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This is an analysis question for a lab on the amino acid differences in beta globin amongst different primates, and using such differences to construct a cladogram and infer evolutionary relationships from it. Any input is greatly appreciated!

Question: What do you see as the strengths and weaknesses of using amino acid structure of proteins for evolutionary analysis? In your opinion, would it be more useful to use DNA sequences for this type of evolutionary comparison between living and extant species? Why or why not?

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closed as too broad by David, AliceD Aug 9 '17 at 6:32

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    $\begingroup$ Since this is homework/coursework, youre usually expected to show your own effort first. But to give you a hint, the real key is in the redundancy of the amino acid sequence. $\endgroup$ – Joe Healey Aug 8 '17 at 17:09
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Amino acid (protein) structure has its advantages over raw DNA.

Protein structure already has introns (noncoding regions) trimmed out which aren't obvious from a plain DNA string.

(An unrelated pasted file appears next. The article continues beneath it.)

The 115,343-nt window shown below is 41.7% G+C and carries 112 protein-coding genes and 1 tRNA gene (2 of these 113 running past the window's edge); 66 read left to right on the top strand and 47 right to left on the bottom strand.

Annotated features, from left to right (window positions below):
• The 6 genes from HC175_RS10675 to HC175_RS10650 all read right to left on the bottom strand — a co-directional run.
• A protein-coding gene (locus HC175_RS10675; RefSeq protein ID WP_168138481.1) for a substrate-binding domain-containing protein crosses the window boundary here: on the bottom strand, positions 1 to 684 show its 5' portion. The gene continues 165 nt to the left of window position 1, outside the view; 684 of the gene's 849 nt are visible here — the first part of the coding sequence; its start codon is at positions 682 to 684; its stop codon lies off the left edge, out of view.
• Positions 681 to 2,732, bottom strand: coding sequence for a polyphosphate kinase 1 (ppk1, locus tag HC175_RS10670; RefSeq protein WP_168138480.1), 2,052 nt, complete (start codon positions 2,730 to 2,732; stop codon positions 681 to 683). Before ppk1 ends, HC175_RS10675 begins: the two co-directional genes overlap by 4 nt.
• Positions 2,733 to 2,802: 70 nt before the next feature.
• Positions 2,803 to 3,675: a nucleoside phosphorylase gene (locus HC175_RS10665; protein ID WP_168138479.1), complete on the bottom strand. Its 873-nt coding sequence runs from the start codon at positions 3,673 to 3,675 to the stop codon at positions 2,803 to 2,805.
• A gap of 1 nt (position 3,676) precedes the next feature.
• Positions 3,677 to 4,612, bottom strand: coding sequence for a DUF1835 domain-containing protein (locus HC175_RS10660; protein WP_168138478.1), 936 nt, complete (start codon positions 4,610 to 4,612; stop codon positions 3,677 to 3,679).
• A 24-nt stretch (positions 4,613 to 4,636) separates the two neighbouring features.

A protein can have different shapes (such as unbound/bound) or even folded/misfolded (as in the case of prions). DNA doesn't have a way of encoding these changes as they are dependent on substrates, environmental factors and available energy.

Visualizing the 3D structure of a protein can give insight into its functionality that you can't read off a DNA string.

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  • $\begingroup$ But in the context of this question, we want to use either the DNA or amino acid sequence to build something like a phylogenetic tree. I'm not an expert in phylogenetics, but I assume that important information would be in those introns, because they usually have more freedom to mutate than exons. So two species could have a protein with the same amino acid sequence, but different DNA sequences in their introns. You could use those differences to help identify how they are related. $\endgroup$ – user137 Aug 9 '17 at 9:39

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